Category Archives: nudes

Writing About Nothing and Nobody Being Nowhere

Charles Dickens, William Shakespeare, Walt Disney, and Edgar Allen Poe (the four clowns depicted above) all probably had times in their writing life when they didn’t really have anything to write about. Charles Dickens couldn’t think of anything but his time in the boot-black factory and the misery he felt as a child raised in poverty. So, what did he do? He created Wilkins Micawber as a stand-in for his ne’er-do-well father who always believed, “Something will presently turn up.” And he wrote the semi-autobiographical novel David Copperfield.

William Shakespeare didn’t actually write anything with his grade-school education and limited knowledge of the world. But when the Earl of Oxford who used his name as a nom de plume could think of nothing, he thought of ending it all, and the “To-be-or-not-to-be…” play, Hamlet, poured out of his quill pen onto paper.

And when Walt Disney rode the train in defeat, having lost his best comic character for cartoons, Oswald the Rabbit, to his old boss, he doodled a mouse and named him Mickey, even providing Mickey’s falsetto voice for decades on the silver screen. Oh, and claiming the rights to any further characters his studios produced… to this day.

Poe looked at the bust over his chamber door… and saw a raven. Instantly, NEVERMORE.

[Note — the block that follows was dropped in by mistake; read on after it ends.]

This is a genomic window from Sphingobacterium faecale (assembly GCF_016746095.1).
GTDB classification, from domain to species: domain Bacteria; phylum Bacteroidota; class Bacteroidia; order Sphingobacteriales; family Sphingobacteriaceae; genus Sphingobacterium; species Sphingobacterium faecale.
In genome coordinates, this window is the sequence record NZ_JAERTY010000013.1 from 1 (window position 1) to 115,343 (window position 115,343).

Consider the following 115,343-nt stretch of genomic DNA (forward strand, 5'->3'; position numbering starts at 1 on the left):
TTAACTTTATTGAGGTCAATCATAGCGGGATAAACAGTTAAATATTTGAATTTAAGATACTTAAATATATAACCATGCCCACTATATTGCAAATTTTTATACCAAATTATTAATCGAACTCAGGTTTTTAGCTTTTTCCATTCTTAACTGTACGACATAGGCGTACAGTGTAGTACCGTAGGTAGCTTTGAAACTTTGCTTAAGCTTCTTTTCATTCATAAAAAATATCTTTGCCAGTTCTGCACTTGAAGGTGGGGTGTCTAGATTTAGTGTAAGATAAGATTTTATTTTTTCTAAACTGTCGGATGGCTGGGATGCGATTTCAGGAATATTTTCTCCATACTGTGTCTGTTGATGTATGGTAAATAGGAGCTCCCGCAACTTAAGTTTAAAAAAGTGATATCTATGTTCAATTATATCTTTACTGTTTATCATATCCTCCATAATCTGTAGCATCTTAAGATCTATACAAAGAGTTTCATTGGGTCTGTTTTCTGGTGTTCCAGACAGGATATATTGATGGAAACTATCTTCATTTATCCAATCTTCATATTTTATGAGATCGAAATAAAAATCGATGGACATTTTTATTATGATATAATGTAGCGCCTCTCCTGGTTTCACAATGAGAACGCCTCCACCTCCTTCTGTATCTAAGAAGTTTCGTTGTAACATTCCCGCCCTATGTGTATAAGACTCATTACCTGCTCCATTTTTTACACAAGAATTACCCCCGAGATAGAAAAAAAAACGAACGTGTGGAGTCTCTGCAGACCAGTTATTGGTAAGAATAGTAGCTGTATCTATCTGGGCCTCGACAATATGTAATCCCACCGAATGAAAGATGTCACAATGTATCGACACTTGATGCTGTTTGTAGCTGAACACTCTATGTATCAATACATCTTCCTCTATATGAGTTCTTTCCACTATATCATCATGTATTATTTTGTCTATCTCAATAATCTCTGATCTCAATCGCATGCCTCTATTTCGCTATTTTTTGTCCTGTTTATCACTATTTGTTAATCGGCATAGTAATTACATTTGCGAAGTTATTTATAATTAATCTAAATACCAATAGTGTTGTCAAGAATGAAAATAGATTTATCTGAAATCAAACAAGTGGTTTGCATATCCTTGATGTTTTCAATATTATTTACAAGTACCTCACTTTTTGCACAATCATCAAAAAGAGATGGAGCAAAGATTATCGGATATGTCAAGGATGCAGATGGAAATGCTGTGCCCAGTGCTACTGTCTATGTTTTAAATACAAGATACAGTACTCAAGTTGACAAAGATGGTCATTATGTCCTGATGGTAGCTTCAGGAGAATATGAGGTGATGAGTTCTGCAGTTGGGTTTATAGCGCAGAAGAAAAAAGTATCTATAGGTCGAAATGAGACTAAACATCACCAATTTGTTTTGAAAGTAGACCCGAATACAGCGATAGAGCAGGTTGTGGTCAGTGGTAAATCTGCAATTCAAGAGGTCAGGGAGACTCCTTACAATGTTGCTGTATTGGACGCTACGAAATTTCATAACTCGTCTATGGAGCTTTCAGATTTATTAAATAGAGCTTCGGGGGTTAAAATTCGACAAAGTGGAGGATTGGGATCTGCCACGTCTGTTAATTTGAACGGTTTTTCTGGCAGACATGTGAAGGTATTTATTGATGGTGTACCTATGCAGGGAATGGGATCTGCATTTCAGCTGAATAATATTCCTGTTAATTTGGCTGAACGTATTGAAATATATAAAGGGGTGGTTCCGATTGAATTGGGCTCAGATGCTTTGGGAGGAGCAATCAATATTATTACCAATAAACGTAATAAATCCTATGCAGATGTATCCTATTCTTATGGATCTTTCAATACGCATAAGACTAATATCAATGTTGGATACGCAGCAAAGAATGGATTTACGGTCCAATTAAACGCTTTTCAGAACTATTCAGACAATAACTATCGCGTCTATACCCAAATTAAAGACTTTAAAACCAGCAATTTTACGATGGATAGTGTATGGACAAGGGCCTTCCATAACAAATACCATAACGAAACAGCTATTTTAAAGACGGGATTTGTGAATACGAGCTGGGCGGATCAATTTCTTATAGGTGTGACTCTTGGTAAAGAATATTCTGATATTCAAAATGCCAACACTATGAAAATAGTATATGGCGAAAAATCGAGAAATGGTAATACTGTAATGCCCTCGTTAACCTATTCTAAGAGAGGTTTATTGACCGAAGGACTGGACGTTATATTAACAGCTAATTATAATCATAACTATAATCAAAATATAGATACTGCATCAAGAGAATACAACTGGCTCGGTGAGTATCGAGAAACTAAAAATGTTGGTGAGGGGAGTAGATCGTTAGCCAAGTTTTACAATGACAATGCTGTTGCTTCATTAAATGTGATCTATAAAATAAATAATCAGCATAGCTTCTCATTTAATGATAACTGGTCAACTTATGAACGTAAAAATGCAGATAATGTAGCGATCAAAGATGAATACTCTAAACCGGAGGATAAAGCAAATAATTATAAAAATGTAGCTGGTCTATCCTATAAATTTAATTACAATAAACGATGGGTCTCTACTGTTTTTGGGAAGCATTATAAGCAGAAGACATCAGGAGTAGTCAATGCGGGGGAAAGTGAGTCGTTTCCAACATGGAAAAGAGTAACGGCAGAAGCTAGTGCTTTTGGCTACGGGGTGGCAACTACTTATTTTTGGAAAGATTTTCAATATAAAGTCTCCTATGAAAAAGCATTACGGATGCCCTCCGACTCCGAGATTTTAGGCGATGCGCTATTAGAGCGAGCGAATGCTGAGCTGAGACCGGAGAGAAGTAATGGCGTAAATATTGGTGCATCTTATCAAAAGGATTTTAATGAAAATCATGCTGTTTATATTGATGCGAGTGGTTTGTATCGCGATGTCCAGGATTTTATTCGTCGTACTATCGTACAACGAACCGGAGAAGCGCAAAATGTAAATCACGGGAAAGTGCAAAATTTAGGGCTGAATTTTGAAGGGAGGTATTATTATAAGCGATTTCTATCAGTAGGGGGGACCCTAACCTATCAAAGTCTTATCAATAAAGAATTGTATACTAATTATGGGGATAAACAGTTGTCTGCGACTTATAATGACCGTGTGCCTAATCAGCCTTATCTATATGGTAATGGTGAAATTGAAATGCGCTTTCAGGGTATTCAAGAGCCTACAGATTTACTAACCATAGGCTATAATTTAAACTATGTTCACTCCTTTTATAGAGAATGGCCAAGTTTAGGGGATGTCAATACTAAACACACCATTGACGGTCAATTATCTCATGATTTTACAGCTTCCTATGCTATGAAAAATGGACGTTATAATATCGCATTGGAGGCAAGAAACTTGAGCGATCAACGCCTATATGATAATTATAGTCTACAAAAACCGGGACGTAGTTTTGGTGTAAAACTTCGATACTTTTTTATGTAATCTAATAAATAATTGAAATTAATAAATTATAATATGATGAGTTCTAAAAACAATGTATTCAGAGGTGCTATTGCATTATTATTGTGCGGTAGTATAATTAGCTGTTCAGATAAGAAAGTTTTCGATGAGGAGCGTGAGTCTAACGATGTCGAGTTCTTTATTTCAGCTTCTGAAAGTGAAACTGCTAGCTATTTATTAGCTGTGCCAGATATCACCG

Now it’s Mickey’s turn to write about nothing, and try to live up to the nothing-masters’ artistic masterpieces of yore. For instance, the boy in the picture. I drew him from a nude model in a black-and-white photo. Nobody in class, not even the one who brought the picture, ever told me his name. And the class was forty-four years ago now. So, assuming the picture wasn’t old back then, the boy is now older than fifty-four, and possibly significantly older than that now. So it is a picture of a nude nobody in front of an abandoned house in the snow however-many years ago in a place that is probably nowhere now. And I won’t even mention the imaginary puzzle pieces floating through the air for nobody to put together. What’s that? I just mentioned them? What did I mention? They are really just nothing.

So, there is a time and a place for writing about everything. Even if that everything includes nothing… and that nothing is nowhere… and is about nobody.

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Filed under artwork, autobiography, clowns, humor, nudes, Paffooney

Monster Mashing

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One of the side “benefits” of having diabetes is that it often comes with an extra helping of diabetic depression.  I had the blues really bad this week.  I am not the only member of my family suffering.

So, what do you do about it?

Or, rather, what does a goofy idiot like me do about it?

Especially on a windy day when the air is saturated with pollen and other lovely things that I am absolutely, toxically allergic to?

Well, for one thing, I used the word toxically in this post because it is a funny-sounding adverb that I love to use even though the spell-checker hates it, no matter how I spell or misspell it.

And I bought a kite.

Yes, it is a cheap Walmart kite that has a picture of Superman on it that looks more like Superboy after taking too much kryptonite-based cough syrup for his own super allergies.